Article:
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Rick Santorum’s Religious Sectarianism Makes America Queasy

February 21, 2012

Hat Tip To Rolf.

Over the past weeks I have thought back to one of the great books I enjoyed in the past couple years.  The reason for my mental jaunt backwards is due to the rhetoric that Rick Santorum is spewing on the campaign trail about religion and his perceived role as the one who seems intent on delivering another set of stone tablets with rules inscribed upon them for citizens to follow.

Jon Meacham (who needs no introduction) wrote “American Gospel” in 2006, and if Rick Santorum wanted to take a few hours off the campaign trail and make it count he might invest a few bucks into this read.  Santorum might get a kick out of discovering that religion shapes our nation, but does not control it.

I mention this as another read (though shorter than the one I prescribe for the National Minister) came my way today which is tone perfect, and aims directly to the center of the dialogue this nation is now having.  Forced to be having, I might add, due to one very errant Republican candidate.

There are a variety of reasons why Santorum ought to pivot away from his newfound role as Anathematizer-in-Chief:

Americans prefer “Civil Religion” or “Civic Republican*” models: These approaches stress the positive role that God and faith play in American public life. Persnickety secularists aside, most Americans have no difficulty with this. Of course, “God” here is a non-denominational God, almost Deistic in His unwillingness to sign on with any one faith tradition.

This God loves America and hates drawing religious distinctions among us. With the exception of atheists, few citizens find this rhetoric objectionable (though it would be nice if Americans tried to understand why atheists are troubled by this).

For proponents of this approach think Eisenhower, Kennedy, Reagan (mostly), Clinton, George W. Bush (for the most part) and Obama (for the most part).

Americans are rendered queasy by religious sectarianism in politics:  The opposite of the Civic Republican model is a kind of scowling Puritan-inflected worldview. The Debbie-Downer of church-state accommodations, this model decries a sinful America, whoremongeringly headed down the path to perdition. Unless, of course, proper prayerful steps are taken.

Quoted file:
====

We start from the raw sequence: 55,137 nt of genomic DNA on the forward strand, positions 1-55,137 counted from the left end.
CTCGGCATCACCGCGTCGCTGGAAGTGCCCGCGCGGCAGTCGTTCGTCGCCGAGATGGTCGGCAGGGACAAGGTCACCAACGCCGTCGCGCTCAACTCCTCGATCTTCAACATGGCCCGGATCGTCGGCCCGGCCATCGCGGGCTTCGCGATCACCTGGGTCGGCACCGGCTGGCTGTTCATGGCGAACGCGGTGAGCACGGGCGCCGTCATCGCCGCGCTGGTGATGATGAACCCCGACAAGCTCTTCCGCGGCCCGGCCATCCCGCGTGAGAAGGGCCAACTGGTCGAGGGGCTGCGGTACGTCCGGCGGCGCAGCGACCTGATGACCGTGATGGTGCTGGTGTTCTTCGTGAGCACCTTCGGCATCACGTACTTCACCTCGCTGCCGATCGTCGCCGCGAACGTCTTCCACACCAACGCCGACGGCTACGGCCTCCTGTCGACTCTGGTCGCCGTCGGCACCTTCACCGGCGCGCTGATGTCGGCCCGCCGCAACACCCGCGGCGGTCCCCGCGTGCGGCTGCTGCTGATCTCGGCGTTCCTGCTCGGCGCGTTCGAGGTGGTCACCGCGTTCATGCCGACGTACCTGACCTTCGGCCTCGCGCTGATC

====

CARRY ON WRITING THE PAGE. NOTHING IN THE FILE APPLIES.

The Puritan-inflected approaches are saturated in the gloomiest strains of Calvinist theology and have little compunction about calling (all) other theologies “phony.” The default mode of this public theology is divisiveness. Think Jerry Falwell, Pat Robertson, Pastors Parsley and Hagee (who nearly blew out John McCain’s Faith and Values operation in 2008), Robert Jeffress (who Mormon-baited in support of Rick Perry a few months back), and so many more.

How a Catholic such as Rick Santorum came to embrace the Puritan model (which is not, I would add, a big fan of Rome) is a peculiarity meriting much more detailed exposition.

The MSM hates this stuff: Watching CNN’s Soledad O’Brien  interrogate a Santorum spokesperson this morning about the “phony theology” comment was reminiscent of  Bob Schieffer’s incredulous prompt to Santorum: “So Senator, I’ve got to ask you–what in the world were you talking about, Sir?” Journalists get their own scowl on when it comes to this type of rhetoric: an Anathematizer runs against the media as well.

Americans are too religiously diverse for old-school anathematizing: Until a majority of Americans belong to one religious denomination, Anathematizing will always be a losing proposition. Recall the backlash that ensued when Jerry Falwell blamed 9/11 on the interventions of homosexuals and feminists. Or ponder how much damage control has to be performed with the Jewish community when a hint of anti-Semitism is detected in the oratory of a politician. Herman Cain’s (2011) and John McCain’s (2007) musings on Muslims kept them on the defensive for weeks. Simply put, there are so many different types of religious Americans that any effort to foist a particular theological perspective upon all of them is doomed to fail. If you’re going to talk about religion on the stump, you had better stay positive–and vague.

One Comment
  1. Gern Blanston, freelance malapropist permalink
    February 21, 2012 5:14 PM

    ….unless you’ve bought a crap-load of voting machines and countless Kathrine Harrises and Kathy Nicholauses, judges at various levels, print and broadcast media, and a few dozen Law Professors who are willing to back up whatever happens with phony legalese.

    Then you can pretty much play the game however you want.

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